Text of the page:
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PERRY COUNTY - Tell City and Perry Central elementary students were given opportunities in recent weeks to stir people in their lives into action to help save others.
"We and Perry Central are having blood drives on back-to-back weekends," explained Stacy Fleck, nurse for the Tell City-Troy Township School Corp. Scheduled for April 25 and May 2, the drives weren't open to the general public, she said, so participating students get all of the credit.
"The main recruiters are the kids, who are getting people out there to do the right thing," Fleck said.
Students took pledge cards home, and the returns were better than she expected.
"I was shooting for 60 people (pledging), and we got 90," she said two days before the drive at William Tell Elementary School.
Called Pint Size Heroes, the program starts with a Red Cross representative reading a story to the potential recruiters. The students, who won't be able to donate themselves until older, could then solicit help from everyone with whom they have connections, such as relatives and neighbors.
"We had some older siblings donate, which is kind of neat," Fleck said.
It's not unusual for pledges to outnumber donors, and 74 showed up at the William Tell drive. Out of them came 66 "good units" of blood, Fleck said. That kind of deficit isn't unusual, either, the nurse said. One potential donor was turned away because she revealed she'd be running in a mini-marathon a week after her planned donation. Low iron or the use of certain medications are other disqualifying factors.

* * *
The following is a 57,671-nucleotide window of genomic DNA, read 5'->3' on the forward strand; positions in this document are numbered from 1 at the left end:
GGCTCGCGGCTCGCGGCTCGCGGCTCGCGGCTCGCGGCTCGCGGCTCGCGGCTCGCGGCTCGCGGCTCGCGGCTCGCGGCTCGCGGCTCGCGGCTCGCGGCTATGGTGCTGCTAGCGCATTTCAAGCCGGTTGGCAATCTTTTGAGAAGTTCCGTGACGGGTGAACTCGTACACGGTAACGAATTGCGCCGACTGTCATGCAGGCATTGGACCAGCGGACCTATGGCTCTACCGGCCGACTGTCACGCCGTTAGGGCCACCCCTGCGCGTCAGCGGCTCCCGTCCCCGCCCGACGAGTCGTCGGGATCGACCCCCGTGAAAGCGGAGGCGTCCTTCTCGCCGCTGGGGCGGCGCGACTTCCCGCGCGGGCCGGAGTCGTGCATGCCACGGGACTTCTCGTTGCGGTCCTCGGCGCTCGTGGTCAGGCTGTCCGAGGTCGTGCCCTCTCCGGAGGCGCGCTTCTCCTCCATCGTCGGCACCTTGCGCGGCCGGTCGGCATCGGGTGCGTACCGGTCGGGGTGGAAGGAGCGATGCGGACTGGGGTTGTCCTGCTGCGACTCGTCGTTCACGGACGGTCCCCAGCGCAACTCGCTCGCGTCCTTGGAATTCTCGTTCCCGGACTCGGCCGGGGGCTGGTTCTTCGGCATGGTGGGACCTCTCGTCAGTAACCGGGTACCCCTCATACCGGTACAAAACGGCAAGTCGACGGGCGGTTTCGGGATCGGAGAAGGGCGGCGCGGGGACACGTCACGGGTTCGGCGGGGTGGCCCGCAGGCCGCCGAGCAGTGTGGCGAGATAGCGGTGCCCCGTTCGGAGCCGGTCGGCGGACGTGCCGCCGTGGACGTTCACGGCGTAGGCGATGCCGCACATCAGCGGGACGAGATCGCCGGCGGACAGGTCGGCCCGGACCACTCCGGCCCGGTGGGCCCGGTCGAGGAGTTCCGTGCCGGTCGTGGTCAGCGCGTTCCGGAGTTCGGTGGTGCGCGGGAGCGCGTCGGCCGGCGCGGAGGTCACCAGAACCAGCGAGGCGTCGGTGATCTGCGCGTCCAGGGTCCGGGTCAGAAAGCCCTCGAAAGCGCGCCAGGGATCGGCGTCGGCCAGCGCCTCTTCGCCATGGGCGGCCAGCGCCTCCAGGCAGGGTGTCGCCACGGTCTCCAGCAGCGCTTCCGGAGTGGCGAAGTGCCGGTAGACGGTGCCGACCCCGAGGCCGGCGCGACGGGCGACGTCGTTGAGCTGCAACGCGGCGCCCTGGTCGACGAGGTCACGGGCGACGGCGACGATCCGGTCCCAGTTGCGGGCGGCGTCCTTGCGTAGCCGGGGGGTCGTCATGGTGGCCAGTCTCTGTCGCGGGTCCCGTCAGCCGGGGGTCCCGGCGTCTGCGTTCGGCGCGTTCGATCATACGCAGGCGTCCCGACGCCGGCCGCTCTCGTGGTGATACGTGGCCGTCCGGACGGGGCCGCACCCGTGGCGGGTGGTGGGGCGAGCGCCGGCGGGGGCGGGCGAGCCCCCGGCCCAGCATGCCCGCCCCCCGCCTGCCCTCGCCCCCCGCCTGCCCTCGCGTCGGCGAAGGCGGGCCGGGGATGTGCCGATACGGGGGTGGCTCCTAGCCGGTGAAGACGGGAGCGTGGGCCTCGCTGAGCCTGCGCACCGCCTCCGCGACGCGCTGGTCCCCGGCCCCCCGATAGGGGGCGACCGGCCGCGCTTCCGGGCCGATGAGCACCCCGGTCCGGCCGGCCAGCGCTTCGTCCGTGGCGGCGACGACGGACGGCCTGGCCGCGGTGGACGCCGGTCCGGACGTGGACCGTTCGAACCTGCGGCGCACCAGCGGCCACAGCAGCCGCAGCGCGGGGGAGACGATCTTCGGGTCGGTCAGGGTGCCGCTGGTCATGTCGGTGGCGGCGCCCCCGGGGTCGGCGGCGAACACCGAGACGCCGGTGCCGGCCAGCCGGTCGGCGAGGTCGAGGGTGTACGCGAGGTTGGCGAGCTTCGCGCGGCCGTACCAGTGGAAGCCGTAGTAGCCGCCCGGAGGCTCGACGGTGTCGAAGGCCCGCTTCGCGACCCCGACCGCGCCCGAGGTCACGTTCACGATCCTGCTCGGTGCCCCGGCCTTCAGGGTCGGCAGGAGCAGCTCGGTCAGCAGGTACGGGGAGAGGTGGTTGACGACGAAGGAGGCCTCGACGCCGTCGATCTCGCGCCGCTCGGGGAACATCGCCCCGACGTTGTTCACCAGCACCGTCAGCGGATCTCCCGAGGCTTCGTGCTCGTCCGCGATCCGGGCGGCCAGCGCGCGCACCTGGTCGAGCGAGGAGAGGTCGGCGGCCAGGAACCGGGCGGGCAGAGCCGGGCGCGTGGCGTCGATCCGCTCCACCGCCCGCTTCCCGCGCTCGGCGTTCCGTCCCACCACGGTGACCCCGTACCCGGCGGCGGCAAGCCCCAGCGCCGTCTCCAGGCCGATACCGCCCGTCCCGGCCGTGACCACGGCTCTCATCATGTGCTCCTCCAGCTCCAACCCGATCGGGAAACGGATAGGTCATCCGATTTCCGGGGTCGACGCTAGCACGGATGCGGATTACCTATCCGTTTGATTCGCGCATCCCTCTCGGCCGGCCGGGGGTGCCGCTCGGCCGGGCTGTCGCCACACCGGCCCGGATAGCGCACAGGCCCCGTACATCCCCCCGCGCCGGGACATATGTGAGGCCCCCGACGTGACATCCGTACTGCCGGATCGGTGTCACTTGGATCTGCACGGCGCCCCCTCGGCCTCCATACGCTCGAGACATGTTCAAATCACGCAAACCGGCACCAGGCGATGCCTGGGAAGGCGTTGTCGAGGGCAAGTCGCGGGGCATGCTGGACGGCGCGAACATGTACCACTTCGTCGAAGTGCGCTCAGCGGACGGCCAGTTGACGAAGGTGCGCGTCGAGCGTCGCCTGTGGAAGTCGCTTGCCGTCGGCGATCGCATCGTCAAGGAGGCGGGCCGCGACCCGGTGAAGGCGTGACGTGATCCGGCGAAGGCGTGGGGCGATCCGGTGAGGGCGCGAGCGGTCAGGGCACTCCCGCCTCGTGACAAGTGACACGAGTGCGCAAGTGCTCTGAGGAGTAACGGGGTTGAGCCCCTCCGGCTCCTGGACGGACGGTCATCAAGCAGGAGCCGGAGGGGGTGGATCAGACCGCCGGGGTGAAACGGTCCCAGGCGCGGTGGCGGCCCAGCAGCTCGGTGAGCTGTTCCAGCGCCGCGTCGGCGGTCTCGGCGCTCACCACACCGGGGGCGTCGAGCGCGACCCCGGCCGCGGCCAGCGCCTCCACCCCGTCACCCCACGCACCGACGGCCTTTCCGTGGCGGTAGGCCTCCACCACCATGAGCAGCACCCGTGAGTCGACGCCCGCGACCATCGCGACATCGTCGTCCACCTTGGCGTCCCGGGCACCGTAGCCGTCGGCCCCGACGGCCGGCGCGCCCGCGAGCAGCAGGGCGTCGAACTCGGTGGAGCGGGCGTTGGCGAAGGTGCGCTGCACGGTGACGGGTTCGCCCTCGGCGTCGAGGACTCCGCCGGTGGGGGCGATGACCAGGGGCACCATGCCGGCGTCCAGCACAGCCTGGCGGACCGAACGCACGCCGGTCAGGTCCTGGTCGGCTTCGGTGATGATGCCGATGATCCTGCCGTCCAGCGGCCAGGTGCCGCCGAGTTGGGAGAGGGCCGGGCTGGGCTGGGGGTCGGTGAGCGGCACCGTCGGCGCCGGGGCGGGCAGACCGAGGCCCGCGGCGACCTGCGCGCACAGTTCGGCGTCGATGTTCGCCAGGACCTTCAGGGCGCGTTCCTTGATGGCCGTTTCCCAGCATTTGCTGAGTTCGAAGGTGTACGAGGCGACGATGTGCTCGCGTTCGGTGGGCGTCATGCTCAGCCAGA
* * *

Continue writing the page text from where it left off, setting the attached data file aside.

The weekends during which the blood drives were planned were busy ones for a lot of people, Fleck said, so she's considering scheduling them earlier in the year next year. Conflicts with the Dogwood Festival, for example, prevented Cannelton City Schools from participating this year, she explained.
"Maybe we'll do it before spring break, because things get crazy afterward," she said.
Students from health-occupations classes and parents helped in the donation centers.
Saturday's drive, under the auspices of Perry Central Nurse Mary Jo Carter, yielded 33 good units from 35 donors, "so we got 99 good units from the community," Fleck said Monday.
"It went wonderfully," she said. Students were excited to be able to have their parents donate, and the parents liked having the opportunity to give."